The strangest day of Freddie Freeman’s professional baseball career, a whirlwind he never thought he’d have to experience, finally became a bit more normal once he stepped into the batter’s box.
All the emotions — the tears, the hugs, the laughs — were pushed aside when he looked up and saw Huascar Ynoa on the mound with a baseball in his right hand Monday night at Dodger Stadium. That the Atlanta Braves were the opponent was secondary. Freeman had a job to do even against the organization he still adores. And the Dodgers first baseman didn’t waste time doing it well.
Freeman fouled off the first pitch he saw, a 97-mph fastball low and away, in his first career appearance against the Braves in the first inning of the Dodgers’ 7-4 win. The second pitch was another 97-mph fastball away. It was a mistake. Freeman smashed the baseball 103.7 mph off the bat, sending it 386 feet away over the left-field wall for his first home run as a Dodger.
Freeman’s family bounced in a suite behind home plate as he rounded the bases. He pointed to the group after he crossed home plate. “Fre-ddie” chants echoed. David Price waited for him at the end of the dugout for a hug.
“It was just a good day, a special day,” Freeman said. “One I’ll always remember.”
Freeman has been a Dodger for all of a month. His family recently found a home in Studio City, and he’s still trying to figure out the best route to work. A familiar off-field routine will come with more time. On the field, the five-time All-Star and 2020 National League MVP hasn’t skipped a beat in 10 games.
Dodgers manager Dave Roberts has complimented Freeman’s baserunning ability, and he has impressed with his glove work in the field. At the plate, Freeman is 13 for 40 (.325) with an .879 on-base-plus-slugging percentage. He’s become a crowd favorite in a short time.
“They’re chanting every time I come up to bat, and now I feel like I have to do something special every time,” Freeman joked.
Before rousing another home crowd Monday, Freeman spent much of his afternoon with the visiting team.
One of his first hugs was for Eddie Pérez. He and the Braves coach embraced on the field before Freeman ventured into the visiting dugout and clubhouse for more embraces.
He hugged players. He hugged coaches. He hugged Braves manager Brian Snitker. He hugged equipment guys. He hugged Braves general manager Alex Anthopoulos.
“We have about 25 hugs and about four tears shed so far,” Freeman said an hour later.
A few guys said he looked skinny. He choked up during an interview with the Braves’ sideline reporter. He greeted more Braves with side hugs and full embraces while the team took batting practice. He posed for pictures with some.
“He’s a sensitive guy,” Snitker said. “That’s who he is. That’s why we love him.”
Moments before the game, Freeman was presented with his 2021 Silver Slugger Award. During the ceremony, his 5-year-old son, Charlie, spotted Braves shortstop Dansby Swanson across the field and scampered into his arms.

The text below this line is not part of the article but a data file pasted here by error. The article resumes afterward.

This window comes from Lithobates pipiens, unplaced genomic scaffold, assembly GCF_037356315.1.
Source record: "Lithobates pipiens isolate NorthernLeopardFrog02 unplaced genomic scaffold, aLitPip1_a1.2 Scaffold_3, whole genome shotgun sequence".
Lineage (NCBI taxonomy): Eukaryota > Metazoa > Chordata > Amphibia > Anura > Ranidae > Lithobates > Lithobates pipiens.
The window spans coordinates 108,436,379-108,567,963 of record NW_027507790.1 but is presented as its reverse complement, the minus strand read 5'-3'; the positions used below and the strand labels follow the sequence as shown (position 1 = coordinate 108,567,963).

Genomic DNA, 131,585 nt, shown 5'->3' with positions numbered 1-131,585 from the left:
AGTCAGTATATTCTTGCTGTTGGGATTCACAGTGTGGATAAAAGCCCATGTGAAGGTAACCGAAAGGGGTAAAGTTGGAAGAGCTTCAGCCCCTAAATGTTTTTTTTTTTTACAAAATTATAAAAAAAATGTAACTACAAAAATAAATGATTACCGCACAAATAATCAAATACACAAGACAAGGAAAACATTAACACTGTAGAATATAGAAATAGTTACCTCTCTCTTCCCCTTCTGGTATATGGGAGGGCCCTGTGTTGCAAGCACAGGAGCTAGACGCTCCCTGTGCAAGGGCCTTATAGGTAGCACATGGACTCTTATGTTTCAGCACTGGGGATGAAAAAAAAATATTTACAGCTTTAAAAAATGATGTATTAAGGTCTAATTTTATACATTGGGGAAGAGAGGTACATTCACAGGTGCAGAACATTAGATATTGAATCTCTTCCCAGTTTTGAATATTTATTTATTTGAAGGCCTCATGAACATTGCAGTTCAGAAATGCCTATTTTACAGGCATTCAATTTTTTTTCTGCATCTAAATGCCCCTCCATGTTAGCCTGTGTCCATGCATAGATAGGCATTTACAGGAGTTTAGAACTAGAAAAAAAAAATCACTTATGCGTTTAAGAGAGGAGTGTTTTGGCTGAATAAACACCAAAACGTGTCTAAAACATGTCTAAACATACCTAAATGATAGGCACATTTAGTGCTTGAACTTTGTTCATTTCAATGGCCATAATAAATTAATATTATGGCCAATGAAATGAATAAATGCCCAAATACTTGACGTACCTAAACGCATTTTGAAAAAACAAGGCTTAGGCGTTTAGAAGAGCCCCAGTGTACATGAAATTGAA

It was the first time Freeman and his family saw his former colleagues since the club’s World Series parade in November. Five months later, after the owner-imposed lockout shut off the hot stove for 99 days, the Braves moved on from the franchise pillar after 12 seasons. The divorce was messy.
Freeman, 32, claimed he was blindsided when the Braves acquired first baseman Matt Olson from the Oakland Athletics on March 14 while he remained a free agent. The Braves signed Olson, a Georgia native four years younger than Freeman, to an eight-year, $168-million contract extension the next day. Anthopoulos fought back tears talking to reporters about his decision that afternoon.
In his first at-bat against his former team, Freddie Freeman hit a home run and helped power the Dodgers to a 7-4 win over the Atlanta Braves.
A day after that, Freeman agreed to a six-year, $162-million contract to join the club the Braves have met in three of the last four postseasons. He wore a suit and a smile to his introductory news conference, but he fumed underneath. When asked about Anthopoulos’ tears, he curtly disregarded them. Hard feelings simmered. Freeman didn’t believe the Braves treated him right. The Braves thought his representatives forced their hand.
A week later, the beef was squashed during a three-hour FaceTime call.
“That was the closure I needed,” Freeman said.
Anthopoulos traveled to Los Angeles just to see Freeman on Monday. They met up in the visiting dugout. Freeman said his first words for Anthopoulos were: “Hi, world champion.”
“When I walked into the dugout, it was a huge hug, and that’s what I wanted,” Freeman said. “And I think that’s what he wanted too. So obviously we’re on different sides now, but the friendship is strong.”
Anthopoulos hopped on a flight out of Los Angeles before first pitch. So, he wasn’t around when Freeman whacked the fastball from Ynoa to give the Dodgers a lead they didn’t give up.
The first baseman and front-office executive will see each other again in June when the Dodgers visit Atlanta for a three-game series. The Braves plan on giving Freeman his World Series ring at Truist Park that weekend. He knows he’ll be emotional. Monday was a preview.
“I just wanted to see them,” Freeman said, “and hug them.”
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